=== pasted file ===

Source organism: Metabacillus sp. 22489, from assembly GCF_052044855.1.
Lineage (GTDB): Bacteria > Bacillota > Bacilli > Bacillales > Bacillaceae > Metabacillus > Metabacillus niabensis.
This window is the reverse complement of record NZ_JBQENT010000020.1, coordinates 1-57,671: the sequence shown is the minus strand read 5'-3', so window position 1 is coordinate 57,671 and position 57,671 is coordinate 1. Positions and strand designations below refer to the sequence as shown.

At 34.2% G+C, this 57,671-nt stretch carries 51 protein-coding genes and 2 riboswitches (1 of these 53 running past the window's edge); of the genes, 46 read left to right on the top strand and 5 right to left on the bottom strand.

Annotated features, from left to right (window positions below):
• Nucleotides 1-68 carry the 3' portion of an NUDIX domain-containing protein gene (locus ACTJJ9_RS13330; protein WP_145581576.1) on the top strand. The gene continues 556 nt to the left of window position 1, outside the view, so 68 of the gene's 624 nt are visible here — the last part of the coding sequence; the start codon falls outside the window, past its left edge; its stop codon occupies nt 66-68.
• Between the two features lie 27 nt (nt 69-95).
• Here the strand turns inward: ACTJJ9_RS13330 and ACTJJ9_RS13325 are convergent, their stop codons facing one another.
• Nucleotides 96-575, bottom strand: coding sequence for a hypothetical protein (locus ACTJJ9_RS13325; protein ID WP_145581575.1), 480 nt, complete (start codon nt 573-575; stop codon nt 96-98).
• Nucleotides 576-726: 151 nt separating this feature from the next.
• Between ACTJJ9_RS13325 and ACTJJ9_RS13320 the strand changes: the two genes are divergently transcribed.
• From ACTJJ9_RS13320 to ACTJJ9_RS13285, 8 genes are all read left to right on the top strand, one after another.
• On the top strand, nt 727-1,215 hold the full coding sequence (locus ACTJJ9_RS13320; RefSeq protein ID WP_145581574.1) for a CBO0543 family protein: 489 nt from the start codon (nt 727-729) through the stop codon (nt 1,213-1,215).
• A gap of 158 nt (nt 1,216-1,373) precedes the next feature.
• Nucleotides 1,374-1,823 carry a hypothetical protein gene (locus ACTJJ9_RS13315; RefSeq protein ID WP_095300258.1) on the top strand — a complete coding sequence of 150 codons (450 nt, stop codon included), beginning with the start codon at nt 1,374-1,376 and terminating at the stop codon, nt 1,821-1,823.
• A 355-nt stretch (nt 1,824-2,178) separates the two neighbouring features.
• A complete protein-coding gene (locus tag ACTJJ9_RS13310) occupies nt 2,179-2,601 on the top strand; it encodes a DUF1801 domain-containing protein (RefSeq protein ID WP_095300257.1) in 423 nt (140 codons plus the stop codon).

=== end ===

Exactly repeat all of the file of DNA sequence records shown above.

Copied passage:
Source organism: Metabacillus sp. 22489, from assembly GCF_052044855.1.
Lineage (GTDB): Bacteria > Bacillota > Bacilli > Bacillales > Bacillaceae > Metabacillus > Metabacillus niabensis.
This window is the reverse complement of record NZ_JBQENT010000020.1, coordinates 1-57,671: the sequence shown is the minus strand read 5'-3', so window position 1 is coordinate 57,671 and position 57,671 is coordinate 1. Positions and strand designations below refer to the sequence as shown.

At 34.2% G+C, this 57,671-nt stretch carries 51 protein-coding genes and 2 riboswitches (1 of these 53 running past the window's edge); of the genes, 46 read left to right on the top strand and 5 right to left on the bottom strand.

Annotated features, from left to right (window positions below):
• Nucleotides 1-68 carry the 3' portion of an NUDIX domain-containing protein gene (locus ACTJJ9_RS13330; protein WP_145581576.1) on the top strand. The gene continues 556 nt to the left of window position 1, outside the view, so 68 of the gene's 624 nt are visible here — the last part of the coding sequence; the start codon falls outside the window, past its left edge; its stop codon occupies nt 66-68.
• Between the two features lie 27 nt (nt 69-95).
• Here the strand turns inward: ACTJJ9_RS13330 and ACTJJ9_RS13325 are convergent, their stop codons facing one another.
• Nucleotides 96-575, bottom strand: coding sequence for a hypothetical protein (locus ACTJJ9_RS13325; protein ID WP_145581575.1), 480 nt, complete (start codon nt 573-575; stop codon nt 96-98).
• Nucleotides 576-726: 151 nt separating this feature from the next.
• Between ACTJJ9_RS13325 and ACTJJ9_RS13320 the strand changes: the two genes are divergently transcribed.
• From ACTJJ9_RS13320 to ACTJJ9_RS13285, 8 genes are all read left to right on the top strand, one after another.
• On the top strand, nt 727-1,215 hold the full coding sequence (locus ACTJJ9_RS13320; RefSeq protein ID WP_145581574.1) for a CBO0543 family protein: 489 nt from the start codon (nt 727-729) through the stop codon (nt 1,213-1,215).
• A gap of 158 nt (nt 1,216-1,373) precedes the next feature.
• Nucleotides 1,374-1,823 carry a hypothetical protein gene (locus ACTJJ9_RS13315; RefSeq protein ID WP_095300258.1) on the top strand — a complete coding sequence of 150 codons (450 nt, stop codon included), beginning with the start codon at nt 1,374-1,376 and terminating at the stop codon, nt 1,821-1,823.
• A 355-nt stretch (nt 1,824-2,178) separates the two neighbouring features.
• A complete protein-coding gene (locus tag ACTJJ9_RS13310) occupies nt 2,179-2,601 on the top strand; it encodes a DUF1801 domain-containing protein (RefSeq protein ID WP_095300257.1) in 423 nt (140 codons plus the stop codon).